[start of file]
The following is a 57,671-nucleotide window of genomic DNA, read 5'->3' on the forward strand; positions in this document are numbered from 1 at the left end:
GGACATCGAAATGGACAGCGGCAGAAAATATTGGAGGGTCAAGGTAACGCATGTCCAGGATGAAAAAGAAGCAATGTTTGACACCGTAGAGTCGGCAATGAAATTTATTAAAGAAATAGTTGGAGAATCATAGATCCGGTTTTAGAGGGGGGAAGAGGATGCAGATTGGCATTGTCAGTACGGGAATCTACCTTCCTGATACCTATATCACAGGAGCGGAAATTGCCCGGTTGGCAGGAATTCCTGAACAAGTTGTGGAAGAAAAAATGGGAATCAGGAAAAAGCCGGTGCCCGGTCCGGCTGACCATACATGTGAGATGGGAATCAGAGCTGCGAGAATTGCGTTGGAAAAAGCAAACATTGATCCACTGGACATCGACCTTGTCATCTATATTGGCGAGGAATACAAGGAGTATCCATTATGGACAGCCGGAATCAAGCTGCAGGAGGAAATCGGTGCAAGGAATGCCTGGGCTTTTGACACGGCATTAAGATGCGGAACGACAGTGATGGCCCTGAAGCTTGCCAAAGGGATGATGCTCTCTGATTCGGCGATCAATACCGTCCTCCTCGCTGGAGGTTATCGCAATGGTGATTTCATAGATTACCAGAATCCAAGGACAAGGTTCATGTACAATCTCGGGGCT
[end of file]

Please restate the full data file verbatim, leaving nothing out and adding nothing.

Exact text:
The following is a 57,671-nucleotide window of genomic DNA, read 5'->3' on the forward strand; positions in this document are numbered from 1 at the left end:
GGACATCGAAATGGACAGCGGCAGAAAATATTGGAGGGTCAAGGTAACGCATGTCCAGGATGAAAAAGAAGCAATGTTTGACACCGTAGAGTCGGCAATGAAATTTATTAAAGAAATAGTTGGAGAATCATAGATCCGGTTTTAGAGGGGGGAAGAGGATGCAGATTGGCATTGTCAGTACGGGAATCTACCTTCCTGATACCTATATCACAGGAGCGGAAATTGCCCGGTTGGCAGGAATTCCTGAACAAGTTGTGGAAGAAAAAATGGGAATCAGGAAAAAGCCGGTGCCCGGTCCGGCTGACCATACATGTGAGATGGGAATCAGAGCTGCGAGAATTGCGTTGGAAAAAGCAAACATTGATCCACTGGACATCGACCTTGTCATCTATATTGGCGAGGAATACAAGGAGTATCCATTATGGACAGCCGGAATCAAGCTGCAGGAGGAAATCGGTGCAAGGAATGCCTGGGCTTTTGACACGGCATTAAGATGCGGAACGACAGTGATGGCCCTGAAGCTTGCCAAAGGGATGATGCTCTCTGATTCGGCGATCAATACCGTCCTCCTCGCTGGAGGTTATCGCAATGGTGATTTCATAGATTACCAGAATCCAAGGACAAGGTTCATGTACAATCTCGGGGCT